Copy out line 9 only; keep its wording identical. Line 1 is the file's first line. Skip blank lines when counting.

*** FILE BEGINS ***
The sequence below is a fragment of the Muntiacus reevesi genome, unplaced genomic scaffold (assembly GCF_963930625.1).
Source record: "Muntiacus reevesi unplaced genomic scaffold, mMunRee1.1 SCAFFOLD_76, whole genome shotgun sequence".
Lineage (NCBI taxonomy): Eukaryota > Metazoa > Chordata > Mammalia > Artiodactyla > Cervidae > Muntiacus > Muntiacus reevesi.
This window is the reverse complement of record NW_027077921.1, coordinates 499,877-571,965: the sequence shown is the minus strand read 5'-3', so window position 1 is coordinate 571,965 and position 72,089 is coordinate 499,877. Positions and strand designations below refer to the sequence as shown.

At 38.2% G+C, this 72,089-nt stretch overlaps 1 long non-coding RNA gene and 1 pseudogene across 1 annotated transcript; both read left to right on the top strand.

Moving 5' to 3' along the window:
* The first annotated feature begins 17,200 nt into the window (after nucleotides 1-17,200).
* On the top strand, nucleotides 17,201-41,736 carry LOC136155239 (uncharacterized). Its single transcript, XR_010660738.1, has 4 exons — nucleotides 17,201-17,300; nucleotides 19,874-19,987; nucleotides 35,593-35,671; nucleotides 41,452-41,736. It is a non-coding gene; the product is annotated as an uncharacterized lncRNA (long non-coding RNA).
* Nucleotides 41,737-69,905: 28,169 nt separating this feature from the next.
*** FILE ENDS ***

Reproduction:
* Nucleotides 41,737-69,905: 28,169 nt separating this feature from the next.